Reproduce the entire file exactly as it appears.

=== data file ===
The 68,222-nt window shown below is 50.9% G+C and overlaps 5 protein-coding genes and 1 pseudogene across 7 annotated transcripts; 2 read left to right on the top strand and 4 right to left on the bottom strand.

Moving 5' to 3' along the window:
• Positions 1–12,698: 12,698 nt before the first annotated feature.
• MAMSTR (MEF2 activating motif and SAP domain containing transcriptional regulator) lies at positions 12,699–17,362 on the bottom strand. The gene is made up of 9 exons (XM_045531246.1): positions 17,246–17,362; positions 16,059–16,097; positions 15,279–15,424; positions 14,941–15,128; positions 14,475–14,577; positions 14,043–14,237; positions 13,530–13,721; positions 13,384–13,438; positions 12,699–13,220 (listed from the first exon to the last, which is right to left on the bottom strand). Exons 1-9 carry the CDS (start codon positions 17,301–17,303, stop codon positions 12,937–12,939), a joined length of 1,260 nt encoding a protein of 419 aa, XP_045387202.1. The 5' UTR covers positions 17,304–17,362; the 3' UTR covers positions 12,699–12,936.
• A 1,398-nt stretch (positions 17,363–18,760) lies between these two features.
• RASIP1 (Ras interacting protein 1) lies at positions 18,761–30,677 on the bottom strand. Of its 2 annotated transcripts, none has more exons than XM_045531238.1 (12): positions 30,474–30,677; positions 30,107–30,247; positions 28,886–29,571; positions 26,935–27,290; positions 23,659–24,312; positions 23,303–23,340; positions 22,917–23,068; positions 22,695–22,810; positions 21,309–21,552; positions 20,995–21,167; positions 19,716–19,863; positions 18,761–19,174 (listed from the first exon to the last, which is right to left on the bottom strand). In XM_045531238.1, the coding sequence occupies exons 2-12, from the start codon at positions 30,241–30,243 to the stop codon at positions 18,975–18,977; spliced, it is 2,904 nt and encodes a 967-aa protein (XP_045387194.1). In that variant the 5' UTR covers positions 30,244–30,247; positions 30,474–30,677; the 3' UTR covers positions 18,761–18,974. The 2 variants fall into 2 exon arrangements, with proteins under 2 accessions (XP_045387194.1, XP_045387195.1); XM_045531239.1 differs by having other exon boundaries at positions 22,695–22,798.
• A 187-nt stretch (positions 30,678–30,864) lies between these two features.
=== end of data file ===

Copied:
The 68,222-nt window shown below is 50.9% G+C and overlaps 5 protein-coding genes and 1 pseudogene across 7 annotated transcripts; 2 read left to right on the top strand and 4 right to left on the bottom strand.

Moving 5' to 3' along the window:
• Positions 1–12,698: 12,698 nt before the first annotated feature.
• MAMSTR (MEF2 activating motif and SAP domain containing transcriptional regulator) lies at positions 12,699–17,362 on the bottom strand. The gene is made up of 9 exons (XM_045531246.1): positions 17,246–17,362; positions 16,059–16,097; positions 15,279–15,424; positions 14,941–15,128; positions 14,475–14,577; positions 14,043–14,237; positions 13,530–13,721; positions 13,384–13,438; positions 12,699–13,220 (listed from the first exon to the last, which is right to left on the bottom strand). Exons 1-9 carry the CDS (start codon positions 17,301–17,303, stop codon positions 12,937–12,939), a joined length of 1,260 nt encoding a protein of 419 aa, XP_045387202.1. The 5' UTR covers positions 17,304–17,362; the 3' UTR covers positions 12,699–12,936.
• A 1,398-nt stretch (positions 17,363–18,760) lies between these two features.
• RASIP1 (Ras interacting protein 1) lies at positions 18,761–30,677 on the bottom strand. Of its 2 annotated transcripts, none has more exons than XM_045531238.1 (12): positions 30,474–30,677; positions 30,107–30,247; positions 28,886–29,571; positions 26,935–27,290; positions 23,659–24,312; positions 23,303–23,340; positions 22,917–23,068; positions 22,695–22,810; positions 21,309–21,552; positions 20,995–21,167; positions 19,716–19,863; positions 18,761–19,174 (listed from the first exon to the last, which is right to left on the bottom strand). In XM_045531238.1, the coding sequence occupies exons 2-12, from the start codon at positions 30,241–30,243 to the stop codon at positions 18,975–18,977; spliced, it is 2,904 nt and encodes a 967-aa protein (XP_045387194.1). In that variant the 5' UTR covers positions 30,244–30,247; positions 30,474–30,677; the 3' UTR covers positions 18,761–18,974. The 2 variants fall into 2 exon arrangements, with proteins under 2 accessions (XP_045387194.1, XP_045387195.1); XM_045531239.1 differs by having other exon boundaries at positions 22,695–22,798.
• A 187-nt stretch (positions 30,678–30,864) lies between these two features.